Main suspect in blast attack that injured ex-Maldives president arrested
Male, May 9 (EFE).- Maldives police on Sunday arrested the main suspect believed to be behind a car bomb attack that wounded former president Mohamed Nasheed and released images allegedly showing him remotely activating the explosive device.
The arrest of the key suspect, Ad’ham Ahmed Rasheed, 25, came a day after another two suspects aged 21 and 32 years were detained, Maldives police said at a presser.
“At the moment, these are the three men we wanted to arrest. We will make more arrests when necessary,” Deputy Police Commissioner Mohamed Riyaz said.
The suspect will remain pre-trial detention for at least 15 days.
Nasheed, 53, the Maldives’ first democratically elected president and current head of the parliament, was critically wounded in the IED blast on Thursday afternoon.
Rasheed is accused of detonating the explosive device while hiding at the entrance of a guest house five meters away from Nasheed’s parked car, according to CCTV camera images released by the police.
Investigations will continue as more people are believed to have participated in planning and executing the attack, Police Commissioner Mohamed Hameed added at a press conference.
“We will go after the people involved in planning this attack, after the people involved in the execution of the attack, and anyone who was involved in any way in the case,” he added.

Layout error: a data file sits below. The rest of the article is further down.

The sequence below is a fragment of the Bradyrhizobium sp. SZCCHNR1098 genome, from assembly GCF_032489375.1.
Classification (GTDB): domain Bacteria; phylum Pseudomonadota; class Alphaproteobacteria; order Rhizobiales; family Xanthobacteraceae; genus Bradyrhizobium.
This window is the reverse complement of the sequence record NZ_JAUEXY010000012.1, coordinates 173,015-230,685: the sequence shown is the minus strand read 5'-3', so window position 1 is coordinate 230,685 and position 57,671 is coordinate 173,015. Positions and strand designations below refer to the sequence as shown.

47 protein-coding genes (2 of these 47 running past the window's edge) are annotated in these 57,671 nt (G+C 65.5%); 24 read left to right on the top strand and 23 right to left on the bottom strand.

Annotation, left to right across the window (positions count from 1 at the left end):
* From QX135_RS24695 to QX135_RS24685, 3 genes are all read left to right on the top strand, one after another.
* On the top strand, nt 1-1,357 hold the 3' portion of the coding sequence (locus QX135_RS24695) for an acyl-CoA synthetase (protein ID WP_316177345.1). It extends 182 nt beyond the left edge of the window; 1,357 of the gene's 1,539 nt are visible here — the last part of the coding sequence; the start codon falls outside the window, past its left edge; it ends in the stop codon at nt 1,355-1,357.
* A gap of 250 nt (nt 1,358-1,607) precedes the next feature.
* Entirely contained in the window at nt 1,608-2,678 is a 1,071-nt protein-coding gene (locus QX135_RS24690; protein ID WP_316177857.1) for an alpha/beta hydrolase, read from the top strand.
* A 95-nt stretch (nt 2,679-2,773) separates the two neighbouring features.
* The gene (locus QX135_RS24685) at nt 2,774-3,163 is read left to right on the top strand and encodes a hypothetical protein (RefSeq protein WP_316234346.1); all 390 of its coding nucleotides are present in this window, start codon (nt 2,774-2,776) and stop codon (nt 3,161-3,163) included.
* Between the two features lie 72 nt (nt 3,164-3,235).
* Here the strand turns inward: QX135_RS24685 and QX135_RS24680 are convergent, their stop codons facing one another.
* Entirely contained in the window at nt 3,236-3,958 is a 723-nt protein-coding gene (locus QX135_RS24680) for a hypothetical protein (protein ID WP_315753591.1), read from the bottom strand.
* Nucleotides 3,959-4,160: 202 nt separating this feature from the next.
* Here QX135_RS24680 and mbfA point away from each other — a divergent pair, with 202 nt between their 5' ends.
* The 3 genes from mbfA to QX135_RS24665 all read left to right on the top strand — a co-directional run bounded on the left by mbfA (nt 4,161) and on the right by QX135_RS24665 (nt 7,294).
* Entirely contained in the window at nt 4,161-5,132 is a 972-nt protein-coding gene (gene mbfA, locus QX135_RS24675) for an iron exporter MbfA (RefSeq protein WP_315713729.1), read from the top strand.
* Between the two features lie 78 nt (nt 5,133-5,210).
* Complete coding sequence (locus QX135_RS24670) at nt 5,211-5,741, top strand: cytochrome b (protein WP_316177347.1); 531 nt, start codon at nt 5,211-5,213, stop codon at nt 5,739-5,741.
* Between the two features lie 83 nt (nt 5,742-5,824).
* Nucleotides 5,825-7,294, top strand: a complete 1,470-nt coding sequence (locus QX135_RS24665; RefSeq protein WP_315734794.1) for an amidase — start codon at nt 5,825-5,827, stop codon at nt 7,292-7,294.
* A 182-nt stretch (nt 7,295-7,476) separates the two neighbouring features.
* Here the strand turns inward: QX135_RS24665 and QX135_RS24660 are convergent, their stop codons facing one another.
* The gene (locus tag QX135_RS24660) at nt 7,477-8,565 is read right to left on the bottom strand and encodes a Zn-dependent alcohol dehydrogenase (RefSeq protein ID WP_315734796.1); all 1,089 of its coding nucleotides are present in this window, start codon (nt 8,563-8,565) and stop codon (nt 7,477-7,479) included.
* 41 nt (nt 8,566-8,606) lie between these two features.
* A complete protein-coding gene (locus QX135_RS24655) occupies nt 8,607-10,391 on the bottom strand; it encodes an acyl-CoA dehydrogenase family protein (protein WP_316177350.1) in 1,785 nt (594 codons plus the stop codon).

The former president’s condition is stable after 16 hours of surgery, according to doctors.
The blast also wounded three of his bodyguards and two civilians, including a British citizen.
In 2008, Nasheed became the first democratically elected leader of the island chain some 700 km (435 miles) southwest of India.
Three years after his government was toppled, Nasheed was convicted of terrorism for having fired a judge while president and was sentenced to 13 years in prison.
He spent a year in custody before being allowed to travel to London for medical care. Once in the United Kingdom, Nasheed successfully applied for political asylum.
When a colleague from his Maldivian Democratic Party won the 2018 presidential election, Nasheed returned to the archipelago and convinced a court to overturn his 2015 conviction, enabling him to be elected to parliament in 2019. EFE